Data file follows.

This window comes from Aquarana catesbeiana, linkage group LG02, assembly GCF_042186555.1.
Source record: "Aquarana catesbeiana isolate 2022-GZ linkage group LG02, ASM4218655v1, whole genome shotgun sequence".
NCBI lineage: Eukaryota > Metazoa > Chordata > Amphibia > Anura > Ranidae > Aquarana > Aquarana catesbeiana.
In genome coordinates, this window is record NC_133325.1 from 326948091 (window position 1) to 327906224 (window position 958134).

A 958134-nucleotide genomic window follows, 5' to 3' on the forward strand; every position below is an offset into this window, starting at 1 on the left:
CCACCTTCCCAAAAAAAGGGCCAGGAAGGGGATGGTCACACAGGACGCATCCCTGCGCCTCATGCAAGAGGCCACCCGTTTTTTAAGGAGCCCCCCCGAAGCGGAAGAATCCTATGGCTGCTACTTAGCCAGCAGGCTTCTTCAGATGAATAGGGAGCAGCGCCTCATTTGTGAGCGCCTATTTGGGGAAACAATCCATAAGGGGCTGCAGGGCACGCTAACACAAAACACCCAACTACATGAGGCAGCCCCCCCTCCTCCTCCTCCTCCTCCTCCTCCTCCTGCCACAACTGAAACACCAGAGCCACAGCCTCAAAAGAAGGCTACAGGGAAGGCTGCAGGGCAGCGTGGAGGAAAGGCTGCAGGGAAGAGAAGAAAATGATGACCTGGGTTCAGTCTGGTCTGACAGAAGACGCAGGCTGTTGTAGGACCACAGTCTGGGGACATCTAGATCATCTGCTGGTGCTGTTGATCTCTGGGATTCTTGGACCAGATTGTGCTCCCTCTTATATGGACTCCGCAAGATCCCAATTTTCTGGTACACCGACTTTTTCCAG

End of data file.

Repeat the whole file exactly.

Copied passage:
This window comes from Aquarana catesbeiana, linkage group LG02, assembly GCF_042186555.1.
Source record: "Aquarana catesbeiana isolate 2022-GZ linkage group LG02, ASM4218655v1, whole genome shotgun sequence".
NCBI lineage: Eukaryota > Metazoa > Chordata > Amphibia > Anura > Ranidae > Aquarana > Aquarana catesbeiana.
In genome coordinates, this window is record NC_133325.1 from 326948091 (window position 1) to 327906224 (window position 958134).

A 958134-nucleotide genomic window follows, 5' to 3' on the forward strand; every position below is an offset into this window, starting at 1 on the left:
CCACCTTCCCAAAAAAAGGGCCAGGAAGGGGATGGTCACACAGGACGCATCCCTGCGCCTCATGCAAGAGGCCACCCGTTTTTTAAGGAGCCCCCCCGAAGCGGAAGAATCCTATGGCTGCTACTTAGCCAGCAGGCTTCTTCAGATGAATAGGGAGCAGCGCCTCATTTGTGAGCGCCTATTTGGGGAAACAATCCATAAGGGGCTGCAGGGCACGCTAACACAAAACACCCAACTACATGAGGCAGCCCCCCCTCCTCCTCCTCCTCCTCCTCCTCCTCCTGCCACAACTGAAACACCAGAGCCACAGCCTCAAAAGAAGGCTACAGGGAAGGCTGCAGGGCAGCGTGGAGGAAAGGCTGCAGGGAAGAGAAGAAAATGATGACCTGGGTTCAGTCTGGTCTGACAGAAGACGCAGGCTGTTGTAGGACCACAGTCTGGGGACATCTAGATCATCTGCTGGTGCTGTTGATCTCTGGGATTCTTGGACCAGATTGTGCTCCCTCTTATATGGACTCCGCAAGATCCCAATTTTCTGGTACACCGACTTTTTCCAG